FALL ON ICY ROCK-BLOWN OVER BY WIND
Wyoming, Grand Teton National Park, Grand Teton
On June 25, James McDonald, Larry Susanka and Dan Sola (38) were attempting to climb the Exum Ridge of the Grand Teton in icy conditions with a storm in progress. Around 1430 Sola fell about ten feet while leading the Friction Pitch. Sola was wearing crampons on the iced rock, but was caught by a strong gust of wind and blown over backwards. He had protection below him, but still hit the belay ledge, dislocating his right shoulder and injuring his ankle. Susanka used a cell phone to call 911 and was connected to Ranger Tom Kimbrough at the Jenny Lake Ranger Station. Susanka asked for route information, but stated that the party would try to descend without help. Park Medical Control, Lanny Johnson, PA, was contacted and called Susanka to talk them through the reduction of the dislocated shoulder. When Johnson reached them by cell phone, the reduction had already been accomplished. The group rappelled and down- climbed the Exum Ridge, occasionally calling for route information. They reached Wall Street, the end of the most technical part of the descent, at 1840. Continuing down, they arrived at the Lower Saddle at 2130.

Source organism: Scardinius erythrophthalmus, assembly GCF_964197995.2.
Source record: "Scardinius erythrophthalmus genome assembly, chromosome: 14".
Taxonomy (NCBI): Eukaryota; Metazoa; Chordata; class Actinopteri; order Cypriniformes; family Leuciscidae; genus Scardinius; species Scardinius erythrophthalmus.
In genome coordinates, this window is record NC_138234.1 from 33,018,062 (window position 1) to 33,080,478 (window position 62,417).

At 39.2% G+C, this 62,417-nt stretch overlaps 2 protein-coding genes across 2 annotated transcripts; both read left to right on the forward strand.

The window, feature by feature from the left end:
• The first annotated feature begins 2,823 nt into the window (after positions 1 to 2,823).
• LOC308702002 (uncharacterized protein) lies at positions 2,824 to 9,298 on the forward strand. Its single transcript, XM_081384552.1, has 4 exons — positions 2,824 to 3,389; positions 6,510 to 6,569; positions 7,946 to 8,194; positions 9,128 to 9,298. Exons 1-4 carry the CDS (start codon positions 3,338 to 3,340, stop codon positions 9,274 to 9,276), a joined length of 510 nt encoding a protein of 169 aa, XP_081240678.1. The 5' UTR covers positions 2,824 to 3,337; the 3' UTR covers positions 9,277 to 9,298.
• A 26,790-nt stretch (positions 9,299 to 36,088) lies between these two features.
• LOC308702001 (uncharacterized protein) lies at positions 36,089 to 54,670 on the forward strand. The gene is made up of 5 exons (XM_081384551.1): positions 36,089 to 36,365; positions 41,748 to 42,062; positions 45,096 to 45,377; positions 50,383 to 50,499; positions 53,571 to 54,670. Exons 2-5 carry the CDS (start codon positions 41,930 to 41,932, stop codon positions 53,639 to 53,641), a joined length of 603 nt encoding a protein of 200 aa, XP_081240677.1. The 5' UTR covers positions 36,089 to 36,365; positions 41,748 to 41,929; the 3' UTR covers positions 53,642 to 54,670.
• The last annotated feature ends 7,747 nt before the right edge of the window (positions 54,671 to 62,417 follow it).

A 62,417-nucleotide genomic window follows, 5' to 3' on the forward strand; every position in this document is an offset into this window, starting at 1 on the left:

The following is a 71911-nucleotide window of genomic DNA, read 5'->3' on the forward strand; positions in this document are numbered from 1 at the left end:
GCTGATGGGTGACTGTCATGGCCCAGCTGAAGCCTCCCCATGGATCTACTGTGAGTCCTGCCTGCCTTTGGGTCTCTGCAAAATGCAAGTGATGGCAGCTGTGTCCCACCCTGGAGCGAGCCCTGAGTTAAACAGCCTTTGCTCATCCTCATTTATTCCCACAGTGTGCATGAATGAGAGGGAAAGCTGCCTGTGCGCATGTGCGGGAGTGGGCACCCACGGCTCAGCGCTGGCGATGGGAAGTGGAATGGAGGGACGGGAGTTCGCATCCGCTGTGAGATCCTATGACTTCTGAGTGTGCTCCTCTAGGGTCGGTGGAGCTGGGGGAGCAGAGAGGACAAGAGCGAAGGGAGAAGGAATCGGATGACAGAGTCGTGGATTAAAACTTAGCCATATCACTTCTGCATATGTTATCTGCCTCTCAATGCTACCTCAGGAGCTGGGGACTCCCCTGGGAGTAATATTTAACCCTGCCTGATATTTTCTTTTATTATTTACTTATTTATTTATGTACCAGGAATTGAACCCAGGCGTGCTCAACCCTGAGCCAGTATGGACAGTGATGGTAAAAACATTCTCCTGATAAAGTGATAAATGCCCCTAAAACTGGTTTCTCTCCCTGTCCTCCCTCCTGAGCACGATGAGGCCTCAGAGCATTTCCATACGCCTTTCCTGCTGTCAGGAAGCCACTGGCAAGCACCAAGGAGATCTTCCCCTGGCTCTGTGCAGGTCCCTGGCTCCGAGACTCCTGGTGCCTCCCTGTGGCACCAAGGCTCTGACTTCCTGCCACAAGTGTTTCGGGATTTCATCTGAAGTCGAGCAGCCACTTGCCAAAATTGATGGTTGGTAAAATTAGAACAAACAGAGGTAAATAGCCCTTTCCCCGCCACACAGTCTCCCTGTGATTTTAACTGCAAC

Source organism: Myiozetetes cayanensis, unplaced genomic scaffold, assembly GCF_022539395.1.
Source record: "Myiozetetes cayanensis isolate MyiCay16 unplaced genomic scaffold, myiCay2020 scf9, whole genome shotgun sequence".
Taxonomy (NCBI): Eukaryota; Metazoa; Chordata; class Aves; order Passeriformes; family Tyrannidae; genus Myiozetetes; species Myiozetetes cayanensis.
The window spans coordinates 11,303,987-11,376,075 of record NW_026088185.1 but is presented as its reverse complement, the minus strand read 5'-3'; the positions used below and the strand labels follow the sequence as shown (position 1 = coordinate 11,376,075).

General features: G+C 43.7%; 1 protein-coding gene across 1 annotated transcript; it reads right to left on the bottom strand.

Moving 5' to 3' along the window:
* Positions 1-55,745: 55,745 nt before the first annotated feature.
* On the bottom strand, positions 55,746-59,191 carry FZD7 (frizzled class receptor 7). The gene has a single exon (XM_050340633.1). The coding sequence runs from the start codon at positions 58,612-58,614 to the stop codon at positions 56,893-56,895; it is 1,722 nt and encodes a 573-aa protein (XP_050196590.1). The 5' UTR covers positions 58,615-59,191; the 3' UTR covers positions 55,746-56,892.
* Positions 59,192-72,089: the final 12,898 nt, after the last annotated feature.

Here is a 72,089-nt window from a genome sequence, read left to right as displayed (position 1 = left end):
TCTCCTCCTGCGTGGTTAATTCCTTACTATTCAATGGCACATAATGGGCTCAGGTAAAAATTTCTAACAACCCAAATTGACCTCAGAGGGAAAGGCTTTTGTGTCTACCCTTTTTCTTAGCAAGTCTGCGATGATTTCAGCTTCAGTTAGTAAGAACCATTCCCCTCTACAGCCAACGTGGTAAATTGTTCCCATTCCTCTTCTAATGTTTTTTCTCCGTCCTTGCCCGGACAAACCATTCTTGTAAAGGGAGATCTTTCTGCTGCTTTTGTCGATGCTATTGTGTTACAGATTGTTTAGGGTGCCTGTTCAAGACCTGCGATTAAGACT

When this group left the Lower Saddle to climb the Grand Teton at 0445, a fourth member of the party, Jack Hicks, elected not to climb. He remained at the Saddle, and when tents began to be blown down by strong winds, he broke the window of the Ranger Hut to gain access to better shelter. He also contacted Mike Detmer, a ham radio operator in Jackson, to let the Park know that weather conditions were severe and that he was worried about the other members of his group. Detmer continued to assist with communications until the climbers were safe at the Lower Saddle.
Susanka and Sola continued their descent to the Lupine Meadows Trailhead during the night of June 25. They arrived at the trailhead at 0230 on June 26. Hicks and McDonald spent the night at the Saddle, returning to the trailhead by 1400. (Source: Tom Kimbrough, SAR Ranger)